News Filed Under Corn
STARKVILLE, Miss. -- Mississippi row crop growers are planning to plant more soybeans and corn in 2021 than they did last year but not as much cotton, rice or hay.
The National Agricultural Statistics Service, a branch of the U.S. Department of Agriculture, publishes its planting intentions report each year at the end of March. This report provides a state-by-state estimation of how many acres of corn, soybeans, wheat and cotton farmers will plant in the upcoming growing season.
STARKVILLE, Miss. -- Each February marks the occasion for producers to share their research and programming needs with Mississippi State University agricultural specialists in person.
To comply with COVID-19 social distancing guidelines, the opportunity will be extended virtually this year.
The 2020 Mississippi State University Extension Service Row Crop Short Course has been cancelled as COVID-19 cases trend back up in Mississippi.
A soggy planting season dissuaded some Mississippi producers from planting corn this year, but those who stuck with the crop have mostly been rewarded with a solid harvest.
Cotton and corn acreage in Mississippi are more than 30% below March projections, while growers of soybeans and peanuts planted much more than initially forecasted.
STARKVILLE, Miss. -- Row crop growers in Mississippi used a relatively dry May to make up for planting time lost earlier in the spring due to wet weather and soggy fields.
As of May 24, planting progress for the state’s four major row crops was slightly behind their five-year averages but ahead of where it was at that time in 2019.
Wet weather that won’t let up has resulted in a very slow start to Mississippi row crop planting, and time is running out for corn.
STARKVILLE, Miss. -- Weather always plays a role in the spring planting decisions of Mississippi row-crop producers, but the market impact of the ongoing COVID-19 pandemic is another variable they will have to consider in 2020.
In 2019, Mississippi’s agricultural industry faced the prospect of dipping below $7 billion for the first time in eight years, but federal payments pushed its value up enough to post a slight gain over 2018.
The estimated value of Mississippi agriculture in 2019 is $7.39 billion, a 0.2% gain from last year’s $7.37 billion. Included in the total is an estimated $628 million in government payments, the largest amount of federal assistance Mississippi producers have seen since 2006
STARKVILLE, Miss. -- Cotton leafroll dwarf virus is capable of causing significant yield loss and was reported for the first time in Mississippi earlier this year.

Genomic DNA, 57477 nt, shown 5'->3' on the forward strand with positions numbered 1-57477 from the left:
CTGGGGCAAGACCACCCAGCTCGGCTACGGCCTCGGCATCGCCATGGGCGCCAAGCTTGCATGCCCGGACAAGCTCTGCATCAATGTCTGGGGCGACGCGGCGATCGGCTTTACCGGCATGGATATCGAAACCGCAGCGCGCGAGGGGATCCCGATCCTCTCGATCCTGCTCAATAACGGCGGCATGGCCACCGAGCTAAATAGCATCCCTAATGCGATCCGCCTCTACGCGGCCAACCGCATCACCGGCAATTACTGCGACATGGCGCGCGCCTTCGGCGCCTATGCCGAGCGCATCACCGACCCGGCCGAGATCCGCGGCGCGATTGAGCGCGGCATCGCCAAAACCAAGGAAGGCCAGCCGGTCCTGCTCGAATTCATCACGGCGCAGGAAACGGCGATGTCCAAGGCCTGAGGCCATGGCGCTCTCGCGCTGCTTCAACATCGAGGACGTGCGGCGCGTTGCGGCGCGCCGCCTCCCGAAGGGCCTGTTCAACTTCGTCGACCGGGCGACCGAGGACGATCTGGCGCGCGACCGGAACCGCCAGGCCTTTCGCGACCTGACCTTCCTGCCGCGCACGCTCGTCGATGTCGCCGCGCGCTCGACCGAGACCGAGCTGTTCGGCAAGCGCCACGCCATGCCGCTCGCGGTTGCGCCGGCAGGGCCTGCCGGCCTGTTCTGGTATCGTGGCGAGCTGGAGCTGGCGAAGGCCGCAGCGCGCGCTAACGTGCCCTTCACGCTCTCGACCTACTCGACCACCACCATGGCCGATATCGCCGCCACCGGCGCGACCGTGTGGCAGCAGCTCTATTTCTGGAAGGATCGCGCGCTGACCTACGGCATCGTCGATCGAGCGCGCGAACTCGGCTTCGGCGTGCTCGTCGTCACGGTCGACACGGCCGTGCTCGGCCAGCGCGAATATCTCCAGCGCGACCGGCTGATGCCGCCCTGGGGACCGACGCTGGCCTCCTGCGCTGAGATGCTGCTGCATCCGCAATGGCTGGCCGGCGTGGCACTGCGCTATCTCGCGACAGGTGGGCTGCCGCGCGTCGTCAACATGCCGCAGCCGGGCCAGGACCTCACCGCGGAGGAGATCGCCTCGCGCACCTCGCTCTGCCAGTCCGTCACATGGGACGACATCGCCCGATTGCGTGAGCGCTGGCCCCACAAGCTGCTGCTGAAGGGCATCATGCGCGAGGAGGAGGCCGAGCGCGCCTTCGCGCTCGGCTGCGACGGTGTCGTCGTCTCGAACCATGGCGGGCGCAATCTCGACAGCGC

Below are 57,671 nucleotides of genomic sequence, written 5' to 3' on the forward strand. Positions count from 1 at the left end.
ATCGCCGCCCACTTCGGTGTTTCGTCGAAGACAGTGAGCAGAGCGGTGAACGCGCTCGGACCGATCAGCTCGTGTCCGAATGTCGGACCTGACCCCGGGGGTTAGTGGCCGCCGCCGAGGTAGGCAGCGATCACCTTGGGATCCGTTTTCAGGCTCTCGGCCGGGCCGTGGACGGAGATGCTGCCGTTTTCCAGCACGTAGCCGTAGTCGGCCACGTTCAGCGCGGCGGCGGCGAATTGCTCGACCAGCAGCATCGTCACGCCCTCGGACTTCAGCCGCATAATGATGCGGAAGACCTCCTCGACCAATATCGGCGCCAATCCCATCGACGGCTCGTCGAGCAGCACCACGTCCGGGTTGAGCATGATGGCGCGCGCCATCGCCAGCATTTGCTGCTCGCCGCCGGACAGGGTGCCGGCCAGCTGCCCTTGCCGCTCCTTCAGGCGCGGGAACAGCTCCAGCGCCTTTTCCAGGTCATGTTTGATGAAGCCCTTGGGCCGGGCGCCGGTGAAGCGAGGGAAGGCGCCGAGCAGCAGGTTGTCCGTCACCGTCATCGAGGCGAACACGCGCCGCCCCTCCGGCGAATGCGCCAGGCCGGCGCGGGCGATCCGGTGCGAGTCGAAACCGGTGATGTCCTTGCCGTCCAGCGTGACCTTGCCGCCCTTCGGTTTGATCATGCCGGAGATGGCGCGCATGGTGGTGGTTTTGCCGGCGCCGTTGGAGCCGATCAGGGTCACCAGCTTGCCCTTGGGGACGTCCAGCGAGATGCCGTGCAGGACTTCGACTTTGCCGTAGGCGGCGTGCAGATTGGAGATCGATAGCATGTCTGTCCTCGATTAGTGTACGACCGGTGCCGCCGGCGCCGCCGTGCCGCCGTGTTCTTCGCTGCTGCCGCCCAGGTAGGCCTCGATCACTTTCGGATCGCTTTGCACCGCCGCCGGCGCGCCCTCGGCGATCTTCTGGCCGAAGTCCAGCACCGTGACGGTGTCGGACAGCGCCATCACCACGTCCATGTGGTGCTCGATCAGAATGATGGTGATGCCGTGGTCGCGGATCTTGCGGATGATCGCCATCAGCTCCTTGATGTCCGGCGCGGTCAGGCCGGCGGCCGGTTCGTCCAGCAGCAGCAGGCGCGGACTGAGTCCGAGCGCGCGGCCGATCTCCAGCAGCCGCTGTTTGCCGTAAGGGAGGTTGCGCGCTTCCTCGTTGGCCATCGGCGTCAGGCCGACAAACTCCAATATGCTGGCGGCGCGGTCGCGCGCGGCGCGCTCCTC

The implications of this disease will be a major focus of the 2019 Mississippi State University Row Crop Short Course Dec. 2-4 at the Cotton Mill Conference Center in Starkville. This course is hosted by the MSU Extension Service and Mississippi Agricultural and Forestry Experiment Station.
A difficult planting season followed by heavy rains and drainage issues challenged corn producers, but growers are still expected to produce a good crop despite these tough conditions.
Although numbers on paper look about right for Mississippi row crops, the reality is actually quite grim in places.
Corn producers rushed to finish planting -- or replanting -- as much as sunny weather has allowed so far in May.
HAMILTON, Miss. -- Determining the extent of tornado damage to farms in Monroe County will take weeks, but video shot from flying drones will speed up the process.
Mississippi State University Extension Service personnel have been assisting in relief efforts since the morning after an EF-2 tornado on April 13 damaged more than 140 homes in Hamilton, claiming one life and injuring 19 others.
Near a bridge that connects Issaquena and Sharkey counties, Waye Windham leaned toward the side of his boat and dipped a paddle down into flood water to gauge its depth.
The water was too deep for the paddle to reach the ground. Riding with Windham was Lacey Little, who tried a much longer wooden post.
Recent rainfall in north Mississippi has flooded many areas and made much Delta farmland unworkable as the time approaches for planting and other traditional tasks.
The 2018 Mississippi State University Row Crop Short Course will feature speakers from seven states covering topics ranging from nematode management in cotton and soybeans to the potential effects of new tariffs on the state's agricultural industry.
Most of Mississippi’s corn and rice crops had been harvested when prolonged, late-September rains soaked much of the state, but the wet weather could not have come at a worse time for soybeans and cotton.
Tropical Storm Gordon interrupted harvest across Mississippi, but the storm left most of its wind along the coast and does not seem to have damaged the state’s corn crop.